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Yeoman generator for Ink

Probably everybody knows now that SAPO’s Ink framework is an awesome alternative to Bootstrap. And there’s also this great scaffolding tool called Yeoman, that if you don’t know, you should really check it out. The same also applies to Ink.

About two months ago, during my short travel to London to attend the The Great British Node Conf, I developed a Yeoman generator for Ink, called generator-ink.

This generator creates a ready-to-use website layout using Ink. You can even choose from 11 available layouts (more coming soon), and start hacking right away with the basic dependencies already in place.

To install it , just type on your terminal (make sure you already have Yeoman installed first):

$ npm install -g generator-ink

Now create a folder for your project and cd into it:

$ mkdir my_awesome_project && cd my_awesome_project

And now to start generator-ink just run:

$ yo ink

If everything went well, you’ll be greeted with the layout choice menu:

generator-ink layout choice menu

Now it’s just a matter of choosing the layout that most adjusts to your needs, and hack it.

Need more site pages? No problem, there’s a sub-generator for that. Imagine we need to create an article page. Piece of cake! Just type:

$ yo ink:page article-page article.html

You just need to know the name of the layout (you can check all available layouts here), give it a name, and BAM! It’s there!

You can also contribute with your own layouts! Just make a pull request on Github and I’ll be glad to accept it!

Playing RTMP streaming on Mac with VLC and rtmpdump

VLC is a great piece of software, but currently lacks RTMP support. The good news is that there might be some RTMP support planned for the 2.1 release.

Meanwhile, to fix this, here’s a simple workaround using rtmpdump.

First make sure you have rtmpdump installed. If not, you can install it using the Homebrew package manager:

brew install rtmpdump

Now make sure you have installed VLC and use the following command to play the RTMP streaming:

rtmpdump -r rtmp://foobar/live/stream --quiet | /Applications/VLC.app/Contents/MacOS/VLC -

This will open VLC with a file named fd://0 on the playlist. Just click it and the streaming should be working.

You can create a vlc alias to make the command a lot simpler. Just add this in your .bashrc, .zshrc or .profile (choose with one applies) and restart the terminal:

alias vlc=/Applications/VLC.app/Contents/MacOS/VLC

If you don’t like to mess around with long terminal commands, here’s a bash function that makes it simpler:

function rtmp_open() {
        rtmpdump -r $1 --quiet | /Applications/VLC.app/Contents/MacOS/VLC fd://0 --playlist-autostart
}

Just copy paste this into your .bashrc, .zshrc or .profile (choose which one applies), and restart the terminal.

I had to use fd://0 instead of - to refer to stdin due to a bug in VLC that ignores the --playlist-autostart when using - as input.

Now to run this handy function just type the name and the URL of the RTMP stream you want to play:

$ rtmp_open rtmp://foobar/live/stream

And that’s it. Enjoy :)

Raspberry Pi fun

Raspberry Pi logo

I got my Raspberry Pi three days ago, and I’ve been so busy “playing” with it, that I’m only writing this post now.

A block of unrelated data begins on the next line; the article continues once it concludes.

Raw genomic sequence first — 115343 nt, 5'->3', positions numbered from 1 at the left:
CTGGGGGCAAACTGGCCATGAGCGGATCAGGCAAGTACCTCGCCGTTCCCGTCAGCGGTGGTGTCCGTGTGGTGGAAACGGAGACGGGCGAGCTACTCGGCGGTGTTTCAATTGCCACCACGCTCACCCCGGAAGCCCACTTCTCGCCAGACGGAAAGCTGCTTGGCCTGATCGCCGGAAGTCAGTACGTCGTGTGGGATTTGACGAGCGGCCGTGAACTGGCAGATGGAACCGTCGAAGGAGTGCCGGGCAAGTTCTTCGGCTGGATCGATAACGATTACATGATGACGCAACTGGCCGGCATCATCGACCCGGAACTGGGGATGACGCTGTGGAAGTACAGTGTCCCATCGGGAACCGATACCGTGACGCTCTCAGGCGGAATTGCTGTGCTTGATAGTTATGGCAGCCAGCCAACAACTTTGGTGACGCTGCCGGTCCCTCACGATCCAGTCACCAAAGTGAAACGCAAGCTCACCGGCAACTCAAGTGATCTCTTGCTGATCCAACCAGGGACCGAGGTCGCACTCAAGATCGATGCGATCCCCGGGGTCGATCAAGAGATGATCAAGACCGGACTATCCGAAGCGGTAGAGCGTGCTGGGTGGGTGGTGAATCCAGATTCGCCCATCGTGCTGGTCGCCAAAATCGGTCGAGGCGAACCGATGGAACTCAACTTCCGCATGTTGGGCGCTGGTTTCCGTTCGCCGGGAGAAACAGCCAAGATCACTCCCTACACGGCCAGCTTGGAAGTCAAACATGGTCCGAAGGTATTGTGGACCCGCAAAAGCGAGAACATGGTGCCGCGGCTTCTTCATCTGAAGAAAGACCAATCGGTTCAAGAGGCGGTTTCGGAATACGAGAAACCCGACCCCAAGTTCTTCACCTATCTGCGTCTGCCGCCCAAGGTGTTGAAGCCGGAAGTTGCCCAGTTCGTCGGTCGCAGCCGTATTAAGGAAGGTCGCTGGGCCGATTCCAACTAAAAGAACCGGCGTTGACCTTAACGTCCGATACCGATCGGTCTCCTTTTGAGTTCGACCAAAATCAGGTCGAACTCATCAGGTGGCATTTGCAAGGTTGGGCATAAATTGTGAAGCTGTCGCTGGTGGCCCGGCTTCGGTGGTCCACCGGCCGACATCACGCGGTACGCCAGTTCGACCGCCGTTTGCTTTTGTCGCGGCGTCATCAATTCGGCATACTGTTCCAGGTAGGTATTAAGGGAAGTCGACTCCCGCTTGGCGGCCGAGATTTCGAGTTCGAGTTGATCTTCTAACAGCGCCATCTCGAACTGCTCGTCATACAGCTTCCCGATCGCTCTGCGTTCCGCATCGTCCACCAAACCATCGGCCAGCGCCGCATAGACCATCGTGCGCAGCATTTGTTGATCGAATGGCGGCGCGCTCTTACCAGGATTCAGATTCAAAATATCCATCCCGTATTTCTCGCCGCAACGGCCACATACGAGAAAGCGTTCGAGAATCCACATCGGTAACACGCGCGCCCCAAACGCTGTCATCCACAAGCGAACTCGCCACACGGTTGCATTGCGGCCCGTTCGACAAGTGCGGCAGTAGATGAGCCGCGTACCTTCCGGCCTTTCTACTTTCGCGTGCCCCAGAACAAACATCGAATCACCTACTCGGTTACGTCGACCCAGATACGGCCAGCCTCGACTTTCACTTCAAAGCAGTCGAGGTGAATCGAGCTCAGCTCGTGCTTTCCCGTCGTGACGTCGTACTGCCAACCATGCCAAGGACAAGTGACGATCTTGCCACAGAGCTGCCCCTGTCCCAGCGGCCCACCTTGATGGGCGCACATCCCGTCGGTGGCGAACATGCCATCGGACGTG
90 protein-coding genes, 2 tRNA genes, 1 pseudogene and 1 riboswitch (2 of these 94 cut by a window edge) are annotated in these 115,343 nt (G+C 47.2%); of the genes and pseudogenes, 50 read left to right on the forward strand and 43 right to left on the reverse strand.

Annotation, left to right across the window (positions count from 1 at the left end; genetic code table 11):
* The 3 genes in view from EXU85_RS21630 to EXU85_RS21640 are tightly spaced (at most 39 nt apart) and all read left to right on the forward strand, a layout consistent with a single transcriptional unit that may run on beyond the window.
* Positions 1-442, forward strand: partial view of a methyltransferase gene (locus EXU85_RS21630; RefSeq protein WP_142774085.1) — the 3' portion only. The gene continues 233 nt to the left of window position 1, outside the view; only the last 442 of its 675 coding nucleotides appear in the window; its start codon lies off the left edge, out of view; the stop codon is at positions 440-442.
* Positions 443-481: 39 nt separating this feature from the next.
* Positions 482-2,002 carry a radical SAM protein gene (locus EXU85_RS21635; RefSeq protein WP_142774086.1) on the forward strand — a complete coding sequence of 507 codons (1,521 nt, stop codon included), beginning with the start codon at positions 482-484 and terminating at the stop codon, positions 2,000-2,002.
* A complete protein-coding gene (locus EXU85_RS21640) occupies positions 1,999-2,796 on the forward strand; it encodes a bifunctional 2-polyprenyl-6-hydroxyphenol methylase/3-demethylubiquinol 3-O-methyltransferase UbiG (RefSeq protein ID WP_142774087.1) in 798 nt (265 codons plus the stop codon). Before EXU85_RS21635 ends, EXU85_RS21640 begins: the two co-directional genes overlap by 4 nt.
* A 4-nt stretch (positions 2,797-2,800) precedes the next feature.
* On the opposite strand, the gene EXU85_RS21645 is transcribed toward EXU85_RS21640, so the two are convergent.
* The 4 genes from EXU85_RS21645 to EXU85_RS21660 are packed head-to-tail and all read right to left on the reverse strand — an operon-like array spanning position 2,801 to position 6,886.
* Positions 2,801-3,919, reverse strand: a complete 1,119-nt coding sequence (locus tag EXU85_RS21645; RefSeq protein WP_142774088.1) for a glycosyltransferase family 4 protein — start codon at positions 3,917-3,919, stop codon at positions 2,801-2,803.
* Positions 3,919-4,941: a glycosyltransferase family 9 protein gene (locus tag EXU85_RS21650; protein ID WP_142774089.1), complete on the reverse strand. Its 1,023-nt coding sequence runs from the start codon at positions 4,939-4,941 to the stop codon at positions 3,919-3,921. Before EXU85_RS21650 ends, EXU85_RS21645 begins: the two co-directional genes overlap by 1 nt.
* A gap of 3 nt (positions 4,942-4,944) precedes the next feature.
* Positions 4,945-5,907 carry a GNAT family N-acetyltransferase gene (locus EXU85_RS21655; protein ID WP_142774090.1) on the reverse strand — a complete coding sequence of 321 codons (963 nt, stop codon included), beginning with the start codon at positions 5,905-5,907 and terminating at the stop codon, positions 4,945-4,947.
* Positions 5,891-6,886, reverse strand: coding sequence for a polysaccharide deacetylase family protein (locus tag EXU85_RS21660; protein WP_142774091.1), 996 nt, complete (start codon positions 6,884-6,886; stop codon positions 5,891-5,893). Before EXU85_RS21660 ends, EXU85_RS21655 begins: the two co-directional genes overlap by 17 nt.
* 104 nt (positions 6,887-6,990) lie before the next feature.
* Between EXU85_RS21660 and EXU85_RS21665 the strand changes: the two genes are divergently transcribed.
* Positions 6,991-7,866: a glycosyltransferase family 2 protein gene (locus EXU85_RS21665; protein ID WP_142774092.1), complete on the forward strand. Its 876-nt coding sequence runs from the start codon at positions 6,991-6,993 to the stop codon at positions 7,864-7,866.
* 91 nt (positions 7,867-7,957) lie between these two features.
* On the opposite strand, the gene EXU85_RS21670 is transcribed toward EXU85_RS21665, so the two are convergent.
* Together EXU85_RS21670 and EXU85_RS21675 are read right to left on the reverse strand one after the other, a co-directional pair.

If you’re living under a rock, let me tell you that the Raspberry Pi is an awesome credit-card sized computer that costs $35. But the Raspberry Pi website puts it better:

The Raspberry Pi is a credit-card sized computer that plugs into your TV and a keyboard. It’s a capable little PC which can be used for many of the things that your desktop PC does, like spreadsheets, word-processing and games. It also plays high-definition video. We want to see it being used by kids all over the world to learn programming.

Yep, that’s right: kids. And guess what? All the grown ups are loving it :)

It’s mind-blowing the tons of cool things you can do with this little computer. The first thing I did with it was to install Raspbian Wheezy image on the SD card (Debian for the RPi, available in the Downloads section of the RPi website) and put a Node server running on it. The performance is pretty acceptable.

And there’s also the community around the RPi. All kinds of people from experienced programmers to beginners are showing off everyday new things that can be done. It’s a nice way to learn about the lower level stuff that goes on in your computer, and you can use it to control other stuff too, like robots, leds etc.

I’ll be writing here some of my experiences with the RPi as I get to know it better.

Meanwhile, here’s a photo of the unboxing:

Raspberry Pi unboxing

And a photo of the RPi running headless and being configured through SSH:

Raspberry Pi up and running

I bought it from InMotion, a portuguese online store. So if you are in Portugal, I highly recommend buying your Rpi from this store. It costs about 42€ and the service is very fast (ordered on a thursday and had it on monday).

So go get one, and feed your inner geek :)

Nodo v0.2.0 released

A new version of Nodo is out. Version v0.2.0 has the following features:

  • New actions star and unstar that makes possible to mark ou unmark a task as important.
  • UI improvements and some bug fixes.

This new version is now available on NPM. To upgrade use:

npm udpate -g nodo

Please report any issues you find on the github issues page.

Nodo, the simple command line task manager

Nodo is a command line task manager, and I love it! Why? Mainly because I developed it, second, it does exactly what I needed from a TODO app: it’s simple, easy and of course, it’s on the command line.

I spend most of the time on the command line (I’m even writing this post on it with Vim) so it comes natural the fact that I needed to find a task management application that has a CLI, avoiding the constant switch from keyboard to mouse and vice-versa. But still, I used Wunderlist, an awesome mac/windows/iphone/android TODO app, that was lacking such interface.

But there are already command line task managers!